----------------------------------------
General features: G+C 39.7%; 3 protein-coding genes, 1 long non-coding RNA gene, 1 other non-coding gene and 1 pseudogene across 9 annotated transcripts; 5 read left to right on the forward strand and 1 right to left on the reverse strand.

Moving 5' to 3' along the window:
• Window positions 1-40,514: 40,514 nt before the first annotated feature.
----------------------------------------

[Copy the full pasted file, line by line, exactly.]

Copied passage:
General features: G+C 39.7%; 3 protein-coding genes, 1 long non-coding RNA gene, 1 other non-coding gene and 1 pseudogene across 9 annotated transcripts; 5 read left to right on the forward strand and 1 right to left on the reverse strand.

Moving 5' to 3' along the window:
• Window positions 1-40,514: 40,514 nt before the first annotated feature.